This is a long article. First is my journey. Then I share my two biggest lessons. If you just want the lessons, scroll down. But I hope you take the time to read about my story.
Exactly 2 years ago from last Saturday, January 14th, I made a decision. After years of being self-conscious, failed attempts to get into a workout routine, and unhealthy methods to tamper with my food intake, I was fed up. I bought Kayla Itsines’ Bikini Body Guide program, created an “accountability Instagram”, and took my starting photos. I joined a gym down the street, bought healthy food for my fridge, and made a plan to get in my workouts for the week.
At the time I was in a weird limbo stage of my life. I had left my college after just one semester. It was the wrong fit, and mental health prevented me from completing an entire year. I was going to be a visiting student at a school outside of Boston. Essentially I would show up for classes, and that was it. No orientation, no option to join clubs, no opportunities for an extremely introverted person like myself to make acquaintances. I was going to be living alone in my grandparents’ apartment while they were in Florida. I was depressed after years of mental health issues. I was still battling eating disorders. I was alone.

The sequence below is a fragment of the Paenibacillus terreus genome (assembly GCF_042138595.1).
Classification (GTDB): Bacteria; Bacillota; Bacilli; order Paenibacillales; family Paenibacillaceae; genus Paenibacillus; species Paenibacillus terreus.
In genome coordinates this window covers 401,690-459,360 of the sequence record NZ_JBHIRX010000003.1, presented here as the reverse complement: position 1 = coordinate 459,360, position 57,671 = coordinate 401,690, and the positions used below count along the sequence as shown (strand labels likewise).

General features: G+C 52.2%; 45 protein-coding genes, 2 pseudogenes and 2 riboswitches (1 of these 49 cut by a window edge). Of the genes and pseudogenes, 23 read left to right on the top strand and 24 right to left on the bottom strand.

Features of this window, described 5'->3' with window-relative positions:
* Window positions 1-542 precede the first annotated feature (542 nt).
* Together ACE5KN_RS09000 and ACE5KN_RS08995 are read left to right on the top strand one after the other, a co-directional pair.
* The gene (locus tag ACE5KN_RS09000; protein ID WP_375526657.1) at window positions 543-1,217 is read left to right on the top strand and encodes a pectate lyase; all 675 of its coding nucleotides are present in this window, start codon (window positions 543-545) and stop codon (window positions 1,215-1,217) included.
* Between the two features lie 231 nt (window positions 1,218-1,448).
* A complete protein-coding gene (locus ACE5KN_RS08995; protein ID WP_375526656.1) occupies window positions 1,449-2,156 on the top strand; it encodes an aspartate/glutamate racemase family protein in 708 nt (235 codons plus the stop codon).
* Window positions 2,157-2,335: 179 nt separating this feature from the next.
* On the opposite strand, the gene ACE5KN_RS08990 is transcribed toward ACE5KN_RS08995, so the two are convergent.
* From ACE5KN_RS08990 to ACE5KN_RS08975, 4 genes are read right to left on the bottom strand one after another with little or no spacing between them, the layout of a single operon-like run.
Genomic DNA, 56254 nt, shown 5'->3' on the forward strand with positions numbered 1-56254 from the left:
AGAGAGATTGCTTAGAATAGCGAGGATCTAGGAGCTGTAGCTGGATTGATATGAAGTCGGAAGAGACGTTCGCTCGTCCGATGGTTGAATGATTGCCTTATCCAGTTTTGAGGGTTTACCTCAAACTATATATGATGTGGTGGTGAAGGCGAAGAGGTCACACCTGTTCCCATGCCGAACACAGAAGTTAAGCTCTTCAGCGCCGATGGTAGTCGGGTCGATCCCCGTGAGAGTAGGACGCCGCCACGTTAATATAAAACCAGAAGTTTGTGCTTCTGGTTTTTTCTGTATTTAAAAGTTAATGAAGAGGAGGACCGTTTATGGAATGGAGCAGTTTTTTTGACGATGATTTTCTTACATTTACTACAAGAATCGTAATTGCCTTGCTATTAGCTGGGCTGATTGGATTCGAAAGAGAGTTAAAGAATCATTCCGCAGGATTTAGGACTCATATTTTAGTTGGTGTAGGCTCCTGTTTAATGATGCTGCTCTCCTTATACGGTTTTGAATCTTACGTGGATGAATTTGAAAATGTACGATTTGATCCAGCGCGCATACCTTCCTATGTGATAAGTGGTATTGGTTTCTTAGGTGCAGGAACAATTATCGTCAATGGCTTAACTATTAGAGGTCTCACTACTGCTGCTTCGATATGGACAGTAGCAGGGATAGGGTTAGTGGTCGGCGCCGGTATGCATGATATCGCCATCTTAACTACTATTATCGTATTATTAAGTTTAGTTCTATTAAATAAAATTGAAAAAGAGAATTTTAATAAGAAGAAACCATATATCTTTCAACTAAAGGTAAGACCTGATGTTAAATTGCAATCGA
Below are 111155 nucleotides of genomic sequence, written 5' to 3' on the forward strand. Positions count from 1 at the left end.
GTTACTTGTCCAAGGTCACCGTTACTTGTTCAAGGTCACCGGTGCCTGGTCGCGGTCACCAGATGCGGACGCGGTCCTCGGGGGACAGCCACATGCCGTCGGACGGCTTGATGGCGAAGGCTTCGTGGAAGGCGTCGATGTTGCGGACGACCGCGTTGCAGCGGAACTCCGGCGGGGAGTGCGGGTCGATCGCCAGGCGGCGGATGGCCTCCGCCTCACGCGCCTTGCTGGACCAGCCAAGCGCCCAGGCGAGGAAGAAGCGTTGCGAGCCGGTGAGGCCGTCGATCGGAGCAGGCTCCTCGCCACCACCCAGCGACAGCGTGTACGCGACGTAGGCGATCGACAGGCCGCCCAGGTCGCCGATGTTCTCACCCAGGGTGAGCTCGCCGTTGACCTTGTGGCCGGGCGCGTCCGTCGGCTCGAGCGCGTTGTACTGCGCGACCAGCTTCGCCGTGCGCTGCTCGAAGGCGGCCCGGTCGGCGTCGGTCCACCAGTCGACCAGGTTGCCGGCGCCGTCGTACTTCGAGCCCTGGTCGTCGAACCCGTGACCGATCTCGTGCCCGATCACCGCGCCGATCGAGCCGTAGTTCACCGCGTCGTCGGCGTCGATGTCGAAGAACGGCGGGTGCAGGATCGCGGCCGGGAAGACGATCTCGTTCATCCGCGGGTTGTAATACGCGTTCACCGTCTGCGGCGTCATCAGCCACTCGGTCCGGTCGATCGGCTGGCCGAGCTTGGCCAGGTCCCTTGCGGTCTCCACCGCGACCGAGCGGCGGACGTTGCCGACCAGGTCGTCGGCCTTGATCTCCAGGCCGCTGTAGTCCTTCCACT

I threw myself into BBG- the program and the community. My Instagram helped keep my on track with fitness and food. And as I stayed on track with the program, it became the one stable thing in my life. Something I could rely on each day. I knew it would be there the following day, and I knew what came next. Looking back, I now compare it to my life vest.
I stayed on track for the full 12 weeks. I lost 20+lbs. I went from a 10/12 to a 2/4 in dresses, 30 to a 26 in pants. I got through my semester. My eating disorder behaviors had reduced. I was a little happier. But I was struggling with medications. I still was alone. I was far from healed. I went home to a town full of all of my high school friends. I hadn’t spoken to them the entire semester. I couldn’t handle it at the time. But most no longer considered me a friend. I was surrounded by people telling only positive stories of their first year of college, stories of parties and sororities, boyfriends, and fun flings. When I did join, I had nothing to share. I fell silent.